“Arab civilization, such as we knew it, is all but gone.”
Those are the words of Hisham Melham, Washington bureau chief of Dubai-based media outlet Al-Arabiya. In a 2,000-word piece for Politico, Melham argues that Arab civilization has collapsed, and that it won’t be revived in his lifetime. Is this gloomy outlook overwrought, or simply the expression of a painful reality?
The vast majority of recent media reports from the region sadly seem to confirm Melham’s argument. Syria is into its fourth year of a horrific civil war, with no end in sight. In August 2014, the United Nations estimated that over 191,000 people (likely an underestimate) have been killed.
Largely as a result of the fierce fighting in Syria, Iraq has now also succumbed to conflict. The brutal Islamic State (IS) militants that charged through much of Iraq in late 2013 and into 2014 found their roots and honed their skills in the fight to topple Syrian president Bashar al-Assad. The Iraqi military all too swiftly dropped its guns and retreated, leaving Iraqi civilians to fend off Islamic State advances on their own.
And the sectarian dimensions of the conflicts in both Iraq and Syria ensure that the entire population is swept along. The extremist Sunni IS militants have targeted Shi’a Muslims, the majority sect in Iraq that is holding power for the first time in the nation’s history, as well as Sunni Muslims who refuse to cooperate with the Islamic State. Many of the region’s remaining Christians have fled entirely.
Meanwhile, the revolution in Egypt that caught the world’s attention in 2011 has arguably failed. Longtime president Hosni Mubarak is gone, but in his place is a former general, Abdul Fatah al-Sisi, who relies on the same repressive political and security structures that his forebearer used to remain in power for 30 years.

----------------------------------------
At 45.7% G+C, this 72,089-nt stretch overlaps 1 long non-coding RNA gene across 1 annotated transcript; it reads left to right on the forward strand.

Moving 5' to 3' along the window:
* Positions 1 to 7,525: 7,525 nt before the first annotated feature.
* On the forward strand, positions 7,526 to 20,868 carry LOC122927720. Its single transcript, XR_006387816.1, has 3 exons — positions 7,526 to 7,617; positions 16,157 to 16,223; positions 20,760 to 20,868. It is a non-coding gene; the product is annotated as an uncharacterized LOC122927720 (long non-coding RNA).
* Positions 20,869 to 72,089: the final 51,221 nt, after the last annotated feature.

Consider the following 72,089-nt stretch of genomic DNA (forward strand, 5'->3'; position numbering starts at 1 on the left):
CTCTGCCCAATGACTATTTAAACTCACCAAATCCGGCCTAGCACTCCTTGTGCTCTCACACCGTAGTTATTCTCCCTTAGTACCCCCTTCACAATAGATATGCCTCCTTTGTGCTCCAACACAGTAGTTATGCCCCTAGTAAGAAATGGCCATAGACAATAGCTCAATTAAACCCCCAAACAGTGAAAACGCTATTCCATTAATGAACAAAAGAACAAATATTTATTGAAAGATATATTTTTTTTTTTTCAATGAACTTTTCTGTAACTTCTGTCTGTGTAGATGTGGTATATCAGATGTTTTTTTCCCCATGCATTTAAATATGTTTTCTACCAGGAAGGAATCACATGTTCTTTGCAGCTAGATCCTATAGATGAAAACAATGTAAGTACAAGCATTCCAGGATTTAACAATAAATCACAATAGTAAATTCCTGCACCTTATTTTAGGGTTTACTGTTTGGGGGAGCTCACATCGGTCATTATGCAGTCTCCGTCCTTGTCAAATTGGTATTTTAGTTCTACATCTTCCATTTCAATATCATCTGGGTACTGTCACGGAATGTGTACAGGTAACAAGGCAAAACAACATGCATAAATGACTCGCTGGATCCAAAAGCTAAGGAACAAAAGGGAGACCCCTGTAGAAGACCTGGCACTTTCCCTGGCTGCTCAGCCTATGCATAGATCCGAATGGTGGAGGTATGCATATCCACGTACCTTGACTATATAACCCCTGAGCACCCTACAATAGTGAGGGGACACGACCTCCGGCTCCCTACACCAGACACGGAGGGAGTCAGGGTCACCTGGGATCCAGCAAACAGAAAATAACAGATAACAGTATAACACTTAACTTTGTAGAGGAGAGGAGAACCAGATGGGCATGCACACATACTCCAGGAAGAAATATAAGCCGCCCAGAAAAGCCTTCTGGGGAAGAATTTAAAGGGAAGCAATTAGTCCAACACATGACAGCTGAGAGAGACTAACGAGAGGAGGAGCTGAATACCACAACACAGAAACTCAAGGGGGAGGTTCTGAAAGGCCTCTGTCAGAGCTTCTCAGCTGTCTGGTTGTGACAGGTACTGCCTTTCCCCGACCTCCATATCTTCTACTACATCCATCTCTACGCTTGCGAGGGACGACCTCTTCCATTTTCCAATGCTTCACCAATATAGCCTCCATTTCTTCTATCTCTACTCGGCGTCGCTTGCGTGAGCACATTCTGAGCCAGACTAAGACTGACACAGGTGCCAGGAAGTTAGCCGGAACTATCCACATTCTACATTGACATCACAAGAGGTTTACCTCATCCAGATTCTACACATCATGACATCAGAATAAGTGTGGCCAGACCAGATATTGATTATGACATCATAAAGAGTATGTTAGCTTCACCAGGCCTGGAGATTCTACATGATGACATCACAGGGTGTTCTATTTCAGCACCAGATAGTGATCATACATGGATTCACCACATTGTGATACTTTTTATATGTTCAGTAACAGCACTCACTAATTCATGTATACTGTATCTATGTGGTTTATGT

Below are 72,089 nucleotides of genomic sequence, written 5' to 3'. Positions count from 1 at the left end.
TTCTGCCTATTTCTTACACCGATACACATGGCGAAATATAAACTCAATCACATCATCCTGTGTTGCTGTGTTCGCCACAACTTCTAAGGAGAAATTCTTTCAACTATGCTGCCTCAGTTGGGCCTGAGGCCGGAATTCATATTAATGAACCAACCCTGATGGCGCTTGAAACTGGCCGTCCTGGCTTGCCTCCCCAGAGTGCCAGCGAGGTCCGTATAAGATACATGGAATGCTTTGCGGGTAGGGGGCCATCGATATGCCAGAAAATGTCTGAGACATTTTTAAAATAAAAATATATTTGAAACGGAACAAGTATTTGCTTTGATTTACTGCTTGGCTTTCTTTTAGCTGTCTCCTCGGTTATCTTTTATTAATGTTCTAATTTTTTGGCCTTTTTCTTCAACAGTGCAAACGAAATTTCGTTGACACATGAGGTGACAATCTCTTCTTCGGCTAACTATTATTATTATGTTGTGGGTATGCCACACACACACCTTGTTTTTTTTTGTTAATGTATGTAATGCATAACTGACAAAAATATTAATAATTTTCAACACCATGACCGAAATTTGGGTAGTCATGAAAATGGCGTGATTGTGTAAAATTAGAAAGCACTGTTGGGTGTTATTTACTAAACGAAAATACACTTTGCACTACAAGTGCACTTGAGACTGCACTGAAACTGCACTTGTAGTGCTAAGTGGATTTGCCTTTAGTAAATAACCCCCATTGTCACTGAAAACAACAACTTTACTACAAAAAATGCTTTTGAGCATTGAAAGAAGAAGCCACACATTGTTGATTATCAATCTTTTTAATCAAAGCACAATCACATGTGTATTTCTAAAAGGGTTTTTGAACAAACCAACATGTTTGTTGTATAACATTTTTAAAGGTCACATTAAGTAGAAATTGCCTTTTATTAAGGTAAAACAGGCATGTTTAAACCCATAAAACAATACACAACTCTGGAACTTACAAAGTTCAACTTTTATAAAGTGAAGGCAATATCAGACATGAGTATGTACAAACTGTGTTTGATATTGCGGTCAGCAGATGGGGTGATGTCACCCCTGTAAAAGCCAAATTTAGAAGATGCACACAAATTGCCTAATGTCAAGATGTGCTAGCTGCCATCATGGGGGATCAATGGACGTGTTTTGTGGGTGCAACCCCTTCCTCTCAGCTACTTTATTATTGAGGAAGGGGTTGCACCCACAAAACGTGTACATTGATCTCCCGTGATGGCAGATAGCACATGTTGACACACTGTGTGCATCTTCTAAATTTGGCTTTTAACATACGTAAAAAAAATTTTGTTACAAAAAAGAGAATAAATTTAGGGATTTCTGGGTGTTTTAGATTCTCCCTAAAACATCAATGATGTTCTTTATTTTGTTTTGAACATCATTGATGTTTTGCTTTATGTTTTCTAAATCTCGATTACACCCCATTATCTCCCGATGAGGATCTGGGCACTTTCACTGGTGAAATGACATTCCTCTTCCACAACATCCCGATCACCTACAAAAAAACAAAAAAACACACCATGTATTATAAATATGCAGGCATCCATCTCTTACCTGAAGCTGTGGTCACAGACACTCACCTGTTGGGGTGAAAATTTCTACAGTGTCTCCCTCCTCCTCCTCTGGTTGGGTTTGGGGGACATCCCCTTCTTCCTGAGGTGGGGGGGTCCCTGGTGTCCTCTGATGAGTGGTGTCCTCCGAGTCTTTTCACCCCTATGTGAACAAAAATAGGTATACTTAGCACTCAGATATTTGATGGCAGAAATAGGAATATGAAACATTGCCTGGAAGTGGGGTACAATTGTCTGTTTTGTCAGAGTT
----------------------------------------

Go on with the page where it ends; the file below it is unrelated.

In neighboring Libya, there is a similar story: dictator Muammar al-Qaddafi, who ruled for over 40 years, was ousted in 2011 with the help of the international community. But the country has since dissolved into sectarian warfare. Under cover of darkness one night in July, the U.S. evacuated its embassy staff from Tripoli, a quiet signal that its strategy in Libya had failed.
The facts are hard to deny. But can we even entertain the idea that the political and social communities built by a single cultural group were fundamentally flawed and now doomed to failure? Melham points to two strands of Arab political thought that he argues have led to this downfall: Arab nationalism, and Islamism. Arab nationalism as a political ideology imploded when the Arabs, particularly Gamal Abdul Nasser’s Egypt and Saddam Hussein’s Iraq, lost the 1967 war with Israel. And Islamism has never been able to prove its worth as a political force, in addition to giving birth to many of the violent extremist groups now terrorizing the region.
The problem with this argument is twofold: first, it defines all of the Middle East and North Africa (MENA) as “Arabs.” But the individuals who consider themselves part of the MENA region have a multiplicity of identities, among them Arabs, Africans, Berbers, Kurds, Shias, Sunnis, and Christians. And the communities built by these individuals represent a wonderful mix of all of these identities, in addition to other identities rooted in South Asia and Europe. Boiling the Middle East down to failed “Arab” civilizations is an insult both to those who consider themselves Arab and to those who do not.
This brings us to the second problem with this argument: it defines “civilization” as purely political, and thus seems to argue that the very fabric of societies in the Middle East has been ripped beyond repair. But civilization is more than politics. It is religion, language, music, dance, food, custom, and more. The political structures of much of the Middle East are indeed in crisis. That much is clear. But I would argue that the scaffolding of successful societies has remained, and can continue to remain, intact.
After these conflicts are over, Iraq, Syria, Lebanon, Libya, Egypt and other MENA nations as they are currently defined may no longer exist. But for many of these countries, their existence as nation-states is itself a recent development, while the building blocks of their civilizations stretch back hundreds or even thousands of years. A change of borders and names will hardly even dent those civilizational foundations.
The current crises across the Middle East are tragic, and finding the necessary solutions to the underlying grievances will be a long, hard struggle. But throwing up our hands and declaring Arab civilization dead is the easy way out.
Jennifer Rowland is co-Editor-in-Chief of the Harvard Journal of Middle East Politics and Policy (JMEPP) and a Master in Public Policy candidate at the Harvard Kennedy School.